Microsoft of course says the languages are equal, but that was a marketing ploy to not loss their VB community of developers. Culturally however, in the architect and developer community, a framework coded in VB.NET such as we are trying to implement is not viewed as being very credible. I have seen more VB 6 developers develop unusable code in VB.NET, than I have seen successful development since .NET has come out.
In truth I would be quicker to hire a 5 year veteran of Java to code C# than I would be to hire a 10 year VB veteran to code VB.NET or C#. Java developers understand OOP, VB guys have been fooled into thinking that they understand it.
One important thing to consider is the fact that Microsoft uses C# to develop it's products. BizTalk is a perfect example. The new tools in BizTalk 2004 has been developed in C# by Microsoft. There is an excellent article in SD Times on C# this month called 'One Language to Rule them All: C#'. It is not available on line yet but soon will be.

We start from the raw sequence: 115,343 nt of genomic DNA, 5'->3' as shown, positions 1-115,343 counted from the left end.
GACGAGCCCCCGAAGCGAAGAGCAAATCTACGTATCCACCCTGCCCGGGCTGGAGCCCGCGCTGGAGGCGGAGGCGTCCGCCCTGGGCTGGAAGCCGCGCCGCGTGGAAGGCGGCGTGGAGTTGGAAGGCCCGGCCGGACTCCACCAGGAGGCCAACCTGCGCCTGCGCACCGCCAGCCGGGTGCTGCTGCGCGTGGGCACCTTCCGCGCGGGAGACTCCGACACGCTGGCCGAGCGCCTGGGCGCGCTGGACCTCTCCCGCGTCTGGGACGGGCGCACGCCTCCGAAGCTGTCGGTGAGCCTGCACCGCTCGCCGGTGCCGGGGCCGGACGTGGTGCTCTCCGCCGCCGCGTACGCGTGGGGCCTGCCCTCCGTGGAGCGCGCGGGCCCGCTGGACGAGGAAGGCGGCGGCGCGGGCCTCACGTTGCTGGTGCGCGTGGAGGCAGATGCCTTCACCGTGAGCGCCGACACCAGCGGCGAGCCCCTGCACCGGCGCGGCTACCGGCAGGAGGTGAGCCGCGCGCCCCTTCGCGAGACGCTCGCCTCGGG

Microsoft has been preaching MSF for years. Their latest incarnations are MSF for CMMI and MSF for Agile development. Putting together processes that you use is one thing, but is Microsoft using these processes? If so, to develop what? And what level of CMMI have they been certified for? I will be steering clear of these process implementations until that is revealed.
For more on my thoughts on Process see these blogs:The Process Ladder- UP, RUP, EUP, PLE, & Never NeverlandVSTS 2005, DSL, and Software Architecture
It is going to be hard to decipher what MS is doing in house with their tools at this point in time because they are already ignoring this release of tools and are head full bore into their next release of tools to support Vista and WCF. I found this out the hard way when I starting looking for support on Mobile 5.0 for the WS-* specs. Here was some of that process:No WS-* support forces the use of SSL.NET Compact Framework 2.0 Guidance and Documentation is PitifulWSE 3.0 cannot be used with the Compact Framework 2.0 on Mobile 5.0 devices
In the end it seems we are stuck with whatever was released in the first release of .NET CF 2.0 and are now on hold waiting for their next platform.
Trying to weed through all the marketing driven releases from MS is not an easy task, but in the end it is something that always needs to be done. I will be waiting to use DSLs and Software Factories until I see the first product released from Microsoft that has fully used Software Factories to develop it. I have a feeling I will be waiting a while. And I am really not interested in seeing a Software Factory that implements Pet Shop. Until Microsoft is selling pets, Pet Shop is just another marketing tool.